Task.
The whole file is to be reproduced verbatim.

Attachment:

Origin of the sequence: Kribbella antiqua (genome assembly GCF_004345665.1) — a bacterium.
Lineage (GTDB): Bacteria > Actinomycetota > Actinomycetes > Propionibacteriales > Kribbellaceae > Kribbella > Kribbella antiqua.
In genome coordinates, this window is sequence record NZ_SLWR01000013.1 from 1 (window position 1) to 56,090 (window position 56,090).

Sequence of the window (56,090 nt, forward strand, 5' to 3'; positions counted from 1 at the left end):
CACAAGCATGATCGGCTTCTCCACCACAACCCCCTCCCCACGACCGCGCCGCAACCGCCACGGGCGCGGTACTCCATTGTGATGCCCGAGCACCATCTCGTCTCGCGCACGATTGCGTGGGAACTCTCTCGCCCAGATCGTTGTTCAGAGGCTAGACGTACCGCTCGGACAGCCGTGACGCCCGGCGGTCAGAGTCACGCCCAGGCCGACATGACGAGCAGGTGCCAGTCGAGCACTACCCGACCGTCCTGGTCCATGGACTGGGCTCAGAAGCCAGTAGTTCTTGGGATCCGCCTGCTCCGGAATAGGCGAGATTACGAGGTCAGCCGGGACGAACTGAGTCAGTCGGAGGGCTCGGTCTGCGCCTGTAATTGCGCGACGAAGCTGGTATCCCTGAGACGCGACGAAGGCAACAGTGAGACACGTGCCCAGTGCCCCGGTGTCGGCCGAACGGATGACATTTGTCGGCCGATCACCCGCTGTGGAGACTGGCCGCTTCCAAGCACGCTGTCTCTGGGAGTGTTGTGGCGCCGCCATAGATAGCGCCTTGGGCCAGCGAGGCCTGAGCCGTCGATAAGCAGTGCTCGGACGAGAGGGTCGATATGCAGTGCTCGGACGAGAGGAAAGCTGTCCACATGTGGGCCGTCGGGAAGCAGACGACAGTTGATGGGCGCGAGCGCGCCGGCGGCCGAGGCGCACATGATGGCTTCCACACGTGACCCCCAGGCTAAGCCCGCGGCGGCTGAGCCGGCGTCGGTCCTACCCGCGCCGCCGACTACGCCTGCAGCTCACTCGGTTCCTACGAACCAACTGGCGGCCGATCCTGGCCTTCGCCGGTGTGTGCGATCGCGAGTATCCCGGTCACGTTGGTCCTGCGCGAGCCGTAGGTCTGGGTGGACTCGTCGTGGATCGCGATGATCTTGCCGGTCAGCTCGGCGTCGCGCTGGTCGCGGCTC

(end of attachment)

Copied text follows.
Origin of the sequence: Kribbella antiqua (genome assembly GCF_004345665.1) — a bacterium.
Lineage (GTDB): Bacteria > Actinomycetota > Actinomycetes > Propionibacteriales > Kribbellaceae > Kribbella > Kribbella antiqua.
In genome coordinates, this window is sequence record NZ_SLWR01000013.1 from 1 (window position 1) to 56,090 (window position 56,090).

Sequence of the window (56,090 nt, forward strand, 5' to 3'; positions counted from 1 at the left end):
CACAAGCATGATCGGCTTCTCCACCACAACCCCCTCCCCACGACCGCGCCGCAACCGCCACGGGCGCGGTACTCCATTGTGATGCCCGAGCACCATCTCGTCTCGCGCACGATTGCGTGGGAACTCTCTCGCCCAGATCGTTGTTCAGAGGCTAGACGTACCGCTCGGACAGCCGTGACGCCCGGCGGTCAGAGTCACGCCCAGGCCGACATGACGAGCAGGTGCCAGTCGAGCACTACCCGACCGTCCTGGTCCATGGACTGGGCTCAGAAGCCAGTAGTTCTTGGGATCCGCCTGCTCCGGAATAGGCGAGATTACGAGGTCAGCCGGGACGAACTGAGTCAGTCGGAGGGCTCGGTCTGCGCCTGTAATTGCGCGACGAAGCTGGTATCCCTGAGACGCGACGAAGGCAACAGTGAGACACGTGCCCAGTGCCCCGGTGTCGGCCGAACGGATGACATTTGTCGGCCGATCACCCGCTGTGGAGACTGGCCGCTTCCAAGCACGCTGTCTCTGGGAGTGTTGTGGCGCCGCCATAGATAGCGCCTTGGGCCAGCGAGGCCTGAGCCGTCGATAAGCAGTGCTCGGACGAGAGGGTCGATATGCAGTGCTCGGACGAGAGGAAAGCTGTCCACATGTGGGCCGTCGGGAAGCAGACGACAGTTGATGGGCGCGAGCGCGCCGGCGGCCGAGGCGCACATGATGGCTTCCACACGTGACCCCCAGGCTAAGCCCGCGGCGGCTGAGCCGGCGTCGGTCCTACCCGCGCCGCCGACTACGCCTGCAGCTCACTCGGTTCCTACGAACCAACTGGCGGCCGATCCTGGCCTTCGCCGGTGTGTGCGATCGCGAGTATCCCGGTCACGTTGGTCCTGCGCGAGCCGTAGGTCTGGGTGGACTCGTCGTGGATCGCGATGATCTTGCCGGTCAGCTCGGCGTCGCGCTGGTCGCGGCTC